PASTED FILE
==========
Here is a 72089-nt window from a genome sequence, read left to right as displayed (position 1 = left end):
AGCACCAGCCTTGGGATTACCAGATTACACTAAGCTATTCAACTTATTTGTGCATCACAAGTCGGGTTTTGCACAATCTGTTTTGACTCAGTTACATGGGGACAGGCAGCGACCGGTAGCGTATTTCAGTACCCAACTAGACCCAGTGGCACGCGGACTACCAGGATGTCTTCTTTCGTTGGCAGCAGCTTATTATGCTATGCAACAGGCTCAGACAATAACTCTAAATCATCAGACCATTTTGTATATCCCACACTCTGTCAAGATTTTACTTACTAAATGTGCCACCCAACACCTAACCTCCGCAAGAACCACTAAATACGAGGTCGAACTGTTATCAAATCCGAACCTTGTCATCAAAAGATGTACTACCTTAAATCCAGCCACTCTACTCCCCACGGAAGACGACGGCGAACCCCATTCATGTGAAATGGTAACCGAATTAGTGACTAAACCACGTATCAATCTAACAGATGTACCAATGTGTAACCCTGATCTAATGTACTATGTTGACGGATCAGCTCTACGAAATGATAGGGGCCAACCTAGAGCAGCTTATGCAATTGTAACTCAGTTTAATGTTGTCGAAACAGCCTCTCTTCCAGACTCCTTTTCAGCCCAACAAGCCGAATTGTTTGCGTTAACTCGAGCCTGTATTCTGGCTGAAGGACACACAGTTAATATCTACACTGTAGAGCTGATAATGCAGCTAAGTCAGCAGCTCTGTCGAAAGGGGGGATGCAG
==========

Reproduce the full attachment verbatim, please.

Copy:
Here is a 72089-nt window from a genome sequence, read left to right as displayed (position 1 = left end):
AGCACCAGCCTTGGGATTACCAGATTACACTAAGCTATTCAACTTATTTGTGCATCACAAGTCGGGTTTTGCACAATCTGTTTTGACTCAGTTACATGGGGACAGGCAGCGACCGGTAGCGTATTTCAGTACCCAACTAGACCCAGTGGCACGCGGACTACCAGGATGTCTTCTTTCGTTGGCAGCAGCTTATTATGCTATGCAACAGGCTCAGACAATAACTCTAAATCATCAGACCATTTTGTATATCCCACACTCTGTCAAGATTTTACTTACTAAATGTGCCACCCAACACCTAACCTCCGCAAGAACCACTAAATACGAGGTCGAACTGTTATCAAATCCGAACCTTGTCATCAAAAGATGTACTACCTTAAATCCAGCCACTCTACTCCCCACGGAAGACGACGGCGAACCCCATTCATGTGAAATGGTAACCGAATTAGTGACTAAACCACGTATCAATCTAACAGATGTACCAATGTGTAACCCTGATCTAATGTACTATGTTGACGGATCAGCTCTACGAAATGATAGGGGCCAACCTAGAGCAGCTTATGCAATTGTAACTCAGTTTAATGTTGTCGAAACAGCCTCTCTTCCAGACTCCTTTTCAGCCCAACAAGCCGAATTGTTTGCGTTAACTCGAGCCTGTATTCTGGCTGAAGGACACACAGTTAATATCTACACTGTAGAGCTGATAATGCAGCTAAGTCAGCAGCTCTGTCGAAAGGGGGGATGCAG